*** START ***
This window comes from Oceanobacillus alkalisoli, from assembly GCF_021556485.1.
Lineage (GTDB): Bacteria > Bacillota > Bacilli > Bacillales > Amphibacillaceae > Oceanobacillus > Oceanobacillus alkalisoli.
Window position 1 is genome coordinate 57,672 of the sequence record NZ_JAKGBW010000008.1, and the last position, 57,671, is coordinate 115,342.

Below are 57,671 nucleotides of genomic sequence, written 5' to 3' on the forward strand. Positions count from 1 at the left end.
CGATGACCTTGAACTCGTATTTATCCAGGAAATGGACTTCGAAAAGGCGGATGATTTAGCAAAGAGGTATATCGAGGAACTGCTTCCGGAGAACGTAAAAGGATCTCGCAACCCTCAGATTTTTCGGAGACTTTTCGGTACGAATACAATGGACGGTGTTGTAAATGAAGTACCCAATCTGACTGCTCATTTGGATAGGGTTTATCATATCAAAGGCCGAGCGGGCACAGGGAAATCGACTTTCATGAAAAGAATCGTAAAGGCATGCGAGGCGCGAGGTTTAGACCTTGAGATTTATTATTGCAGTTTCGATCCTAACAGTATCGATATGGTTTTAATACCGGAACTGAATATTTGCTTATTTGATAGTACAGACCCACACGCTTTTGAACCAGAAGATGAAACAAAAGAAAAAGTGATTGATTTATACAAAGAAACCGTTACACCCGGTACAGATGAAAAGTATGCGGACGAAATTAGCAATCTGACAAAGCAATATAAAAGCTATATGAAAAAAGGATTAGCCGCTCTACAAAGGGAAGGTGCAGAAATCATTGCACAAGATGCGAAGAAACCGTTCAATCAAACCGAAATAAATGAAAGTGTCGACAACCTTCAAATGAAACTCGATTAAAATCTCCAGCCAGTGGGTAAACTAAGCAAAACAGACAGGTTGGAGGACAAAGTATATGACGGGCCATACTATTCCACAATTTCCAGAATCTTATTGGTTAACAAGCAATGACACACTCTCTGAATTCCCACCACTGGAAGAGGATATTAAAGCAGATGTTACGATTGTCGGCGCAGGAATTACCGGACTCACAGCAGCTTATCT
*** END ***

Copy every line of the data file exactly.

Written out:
This window comes from Oceanobacillus alkalisoli, from assembly GCF_021556485.1.
Lineage (GTDB): Bacteria > Bacillota > Bacilli > Bacillales > Amphibacillaceae > Oceanobacillus > Oceanobacillus alkalisoli.
Window position 1 is genome coordinate 57,672 of the sequence record NZ_JAKGBW010000008.1, and the last position, 57,671, is coordinate 115,342.

Below are 57,671 nucleotides of genomic sequence, written 5' to 3' on the forward strand. Positions count from 1 at the left end.
CGATGACCTTGAACTCGTATTTATCCAGGAAATGGACTTCGAAAAGGCGGATGATTTAGCAAAGAGGTATATCGAGGAACTGCTTCCGGAGAACGTAAAAGGATCTCGCAACCCTCAGATTTTTCGGAGACTTTTCGGTACGAATACAATGGACGGTGTTGTAAATGAAGTACCCAATCTGACTGCTCATTTGGATAGGGTTTATCATATCAAAGGCCGAGCGGGCACAGGGAAATCGACTTTCATGAAAAGAATCGTAAAGGCATGCGAGGCGCGAGGTTTAGACCTTGAGATTTATTATTGCAGTTTCGATCCTAACAGTATCGATATGGTTTTAATACCGGAACTGAATATTTGCTTATTTGATAGTACAGACCCACACGCTTTTGAACCAGAAGATGAAACAAAAGAAAAAGTGATTGATTTATACAAAGAAACCGTTACACCCGGTACAGATGAAAAGTATGCGGACGAAATTAGCAATCTGACAAAGCAATATAAAAGCTATATGAAAAAAGGATTAGCCGCTCTACAAAGGGAAGGTGCAGAAATCATTGCACAAGATGCGAAGAAACCGTTCAATCAAACCGAAATAAATGAAAGTGTCGACAACCTTCAAATGAAACTCGATTAAAATCTCCAGCCAGTGGGTAAACTAAGCAAAACAGACAGGTTGGAGGACAAAGTATATGACGGGCCATACTATTCCACAATTTCCAGAATCTTATTGGTTAACAAGCAATGACACACTCTCTGAATTCCCACCACTGGAAGAGGATATTAAAGCAGATGTTACGATTGTCGGCGCAGGAATTACCGGACTCACAGCAGCTTATCT